These Are New York City’s Prettiest Churches

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No matter what your faith, anyone can appreciate the architectural beauty of these incredible New York City churches.

Scattered throughout the five boroughs, these magnificent architectural gems are available to see all year round. A testament to the cultural, religious and architectural history of the city, these churches showcase nearly 400 years of city architecture. While some no longer hold services, you can stop by to take in the beauty- any one is well worth the visit!

St. Patrick’s Cathedral

St. Patrick’s is located on 5th Avenue across from Rockefeller Center. Probably the most famous church in New York City, it’s impossible to miss with its Neo-Gothic style and impressive stained glass windows. The cathedral was completed in 1879 and can seat up to 2,200 people. It’s also home to the Roman Catholic Archdiocese of New York.

photo: archpaper.com
photo: archpaper.com
Old St. Patrick’s Cathedral

This original home to the Roman Catholic archdiocese was built over 200 years ago and is located in Chinatown. They preform daily mass in English and on Sundays, Vietnamese at their sister church on Baxter Street.

photo: nyc-architecture.com
photo: nyc-architecture.com
Cathedral of St. John the Divine

St. John the Divine is the largest standing church in the US and is located near Columbia University. Construction began in 1892 and includes seven different chapels and 124 feet high ceilings.

photo: pksbplus.com
photo: pksbplus.com
Trinity Church

Trinity Church, an Episcopal congregation is located in the Financial District. It was consecrated in 1846 and holds services every week day and Sunday.

photo: trinitywallstreet.org
photo: trinitywallstreet.org
St. Peter’s Roman Catholic Church

Also located in the Financial District, St. Peter’s is technically the first Roman Catholic parish in New York. It was built in 1836 and has been declared a Nation Landmark.

photo: wikimedia.org
photo: wikimedia.org
Grace Church

This Episcopal Church was build in 1846 in the French Gothic Revival style and has been dubbed a National Landmark.

photo: gracechurchnyc.org
photo: gracechurchnyc.org
Holy Trinity Lutheran Church

This Lutheran church located on the Upper West Side was built in 1902 and also hosts weekly services.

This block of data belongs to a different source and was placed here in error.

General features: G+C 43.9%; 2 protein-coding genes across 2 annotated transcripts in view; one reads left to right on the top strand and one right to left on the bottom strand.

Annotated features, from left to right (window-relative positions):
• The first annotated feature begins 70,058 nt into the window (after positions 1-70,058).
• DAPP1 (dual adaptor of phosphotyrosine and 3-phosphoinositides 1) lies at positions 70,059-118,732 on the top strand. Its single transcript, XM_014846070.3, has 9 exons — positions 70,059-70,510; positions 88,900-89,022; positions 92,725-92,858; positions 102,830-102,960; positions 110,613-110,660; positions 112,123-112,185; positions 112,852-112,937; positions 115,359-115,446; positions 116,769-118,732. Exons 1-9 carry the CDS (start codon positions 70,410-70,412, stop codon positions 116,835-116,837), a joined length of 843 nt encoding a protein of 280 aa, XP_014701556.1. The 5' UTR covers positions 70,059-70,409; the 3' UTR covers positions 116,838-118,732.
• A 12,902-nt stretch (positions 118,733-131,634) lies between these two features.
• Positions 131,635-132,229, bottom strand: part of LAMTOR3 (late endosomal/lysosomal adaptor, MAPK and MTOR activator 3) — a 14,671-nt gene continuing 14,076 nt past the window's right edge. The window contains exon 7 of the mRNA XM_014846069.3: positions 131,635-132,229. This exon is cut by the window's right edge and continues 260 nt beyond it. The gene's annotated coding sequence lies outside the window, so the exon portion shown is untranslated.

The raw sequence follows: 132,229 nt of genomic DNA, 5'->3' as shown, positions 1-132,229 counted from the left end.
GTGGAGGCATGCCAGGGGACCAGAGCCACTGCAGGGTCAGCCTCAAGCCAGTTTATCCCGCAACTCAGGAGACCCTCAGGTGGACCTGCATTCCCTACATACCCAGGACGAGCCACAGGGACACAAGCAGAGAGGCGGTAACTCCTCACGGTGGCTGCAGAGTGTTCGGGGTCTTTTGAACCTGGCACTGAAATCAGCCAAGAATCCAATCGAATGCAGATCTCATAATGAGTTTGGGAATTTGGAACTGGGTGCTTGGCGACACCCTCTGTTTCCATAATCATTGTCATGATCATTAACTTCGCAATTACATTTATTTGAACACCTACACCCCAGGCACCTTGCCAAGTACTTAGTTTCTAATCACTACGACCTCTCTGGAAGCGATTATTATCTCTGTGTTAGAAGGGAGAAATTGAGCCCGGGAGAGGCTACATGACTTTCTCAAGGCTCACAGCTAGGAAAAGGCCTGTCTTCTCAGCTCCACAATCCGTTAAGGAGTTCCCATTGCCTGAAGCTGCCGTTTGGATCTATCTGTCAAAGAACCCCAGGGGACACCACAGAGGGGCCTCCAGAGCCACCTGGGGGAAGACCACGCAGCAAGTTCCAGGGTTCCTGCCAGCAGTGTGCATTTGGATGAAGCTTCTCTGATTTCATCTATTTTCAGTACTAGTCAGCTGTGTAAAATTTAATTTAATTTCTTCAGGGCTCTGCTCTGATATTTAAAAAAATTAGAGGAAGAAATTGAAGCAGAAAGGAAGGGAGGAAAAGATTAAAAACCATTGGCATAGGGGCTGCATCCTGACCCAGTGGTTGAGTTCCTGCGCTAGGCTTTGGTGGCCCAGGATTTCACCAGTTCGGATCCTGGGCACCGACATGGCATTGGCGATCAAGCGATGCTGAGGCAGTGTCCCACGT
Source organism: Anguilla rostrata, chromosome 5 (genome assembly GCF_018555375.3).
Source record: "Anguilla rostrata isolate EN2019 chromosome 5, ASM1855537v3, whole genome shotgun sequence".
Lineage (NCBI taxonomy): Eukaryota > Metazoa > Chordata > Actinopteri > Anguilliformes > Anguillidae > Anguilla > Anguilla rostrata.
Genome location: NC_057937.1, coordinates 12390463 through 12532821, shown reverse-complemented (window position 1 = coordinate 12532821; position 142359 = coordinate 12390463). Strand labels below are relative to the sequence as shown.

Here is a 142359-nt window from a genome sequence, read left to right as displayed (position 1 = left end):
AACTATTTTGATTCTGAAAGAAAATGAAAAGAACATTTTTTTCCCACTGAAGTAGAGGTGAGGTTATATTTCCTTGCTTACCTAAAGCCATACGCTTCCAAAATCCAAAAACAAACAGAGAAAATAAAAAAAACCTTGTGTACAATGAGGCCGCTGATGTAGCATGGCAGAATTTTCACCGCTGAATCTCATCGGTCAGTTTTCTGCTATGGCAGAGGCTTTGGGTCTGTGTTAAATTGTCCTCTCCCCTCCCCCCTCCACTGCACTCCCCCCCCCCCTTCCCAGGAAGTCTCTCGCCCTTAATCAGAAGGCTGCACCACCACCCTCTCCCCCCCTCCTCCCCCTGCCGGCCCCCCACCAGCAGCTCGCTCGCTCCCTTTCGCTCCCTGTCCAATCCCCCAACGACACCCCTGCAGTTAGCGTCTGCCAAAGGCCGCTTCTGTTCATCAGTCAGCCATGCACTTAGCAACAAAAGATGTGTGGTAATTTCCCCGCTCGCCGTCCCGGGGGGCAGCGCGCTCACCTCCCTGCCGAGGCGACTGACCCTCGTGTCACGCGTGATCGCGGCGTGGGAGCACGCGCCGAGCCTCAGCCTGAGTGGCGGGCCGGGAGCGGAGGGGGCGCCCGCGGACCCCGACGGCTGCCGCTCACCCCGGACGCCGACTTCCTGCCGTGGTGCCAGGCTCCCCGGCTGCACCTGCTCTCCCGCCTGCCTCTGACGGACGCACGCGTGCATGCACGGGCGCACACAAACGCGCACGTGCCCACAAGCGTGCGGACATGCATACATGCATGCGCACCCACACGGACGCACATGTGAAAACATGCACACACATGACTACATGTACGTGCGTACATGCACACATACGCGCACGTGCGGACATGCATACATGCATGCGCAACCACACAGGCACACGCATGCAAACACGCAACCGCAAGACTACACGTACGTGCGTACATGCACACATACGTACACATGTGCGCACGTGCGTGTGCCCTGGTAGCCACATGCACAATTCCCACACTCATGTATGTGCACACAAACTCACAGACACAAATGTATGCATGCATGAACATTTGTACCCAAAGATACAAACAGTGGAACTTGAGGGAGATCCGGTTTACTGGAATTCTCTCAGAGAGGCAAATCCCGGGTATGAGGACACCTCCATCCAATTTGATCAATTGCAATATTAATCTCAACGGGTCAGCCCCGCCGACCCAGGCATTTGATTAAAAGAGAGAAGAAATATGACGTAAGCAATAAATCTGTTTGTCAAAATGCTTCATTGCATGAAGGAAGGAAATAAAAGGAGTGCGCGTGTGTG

photo: nyc-arts.org
photo: nyc-arts.org
Église St-Jean-Baptiste

Another example of Roman Catholicism’s presence in NYC, this church on the Upper East Side was built with French speaking Catholics in mind. Construction began in 1841 after a large congregation of French speaking inhabitants were looking for a place to worship. Daily service is still given.

photo: wikipedia.org
photo: wikipedia.org
Riverside

Riverside is an interdenominational parish modeled after 13th century gothic architecture. The church is located on 122nd Street and overlooks the Hudson River. The church occupies two city blocks and can seat 2,000 people. The church was built in 1927 and has hosted speakers from Martin Luther King Jr, to Nelson Mandela.

riverside-church

Abyssinian Baptist Church

This church is located in Harlem on 138th Street and has been home to a large Baptist congregation since 1923. The church has played a major role in cultivating Gospel music, especially during the Harlem Renaissance.

abyssinian-baptist-church

St. Bartholomew’s Episcopal Church

Another church of Episcopal denomination, this St. Barts occupies an entire city block on Park Ave between 50th and 51st streets. The church was built in 196 and features domed ceilings.

photo: fortamsterdamnyc.blogspot.com
photo: fortamsterdamnyc.blogspot.com
Church of St. Francis Xavier

The Church of St. Francis Xavier is a Roman Catholic parish in the Jesuit tradition. Focusing on interfaith dialogue, they give daily mass. Getting the chance to see the domes and arches alone are well worth the visit. Located on 16th Street between 5th and 6th Avenues.

photo: sfxavier.org
photo: sfxavier.org

 

Featured image: archpaper.com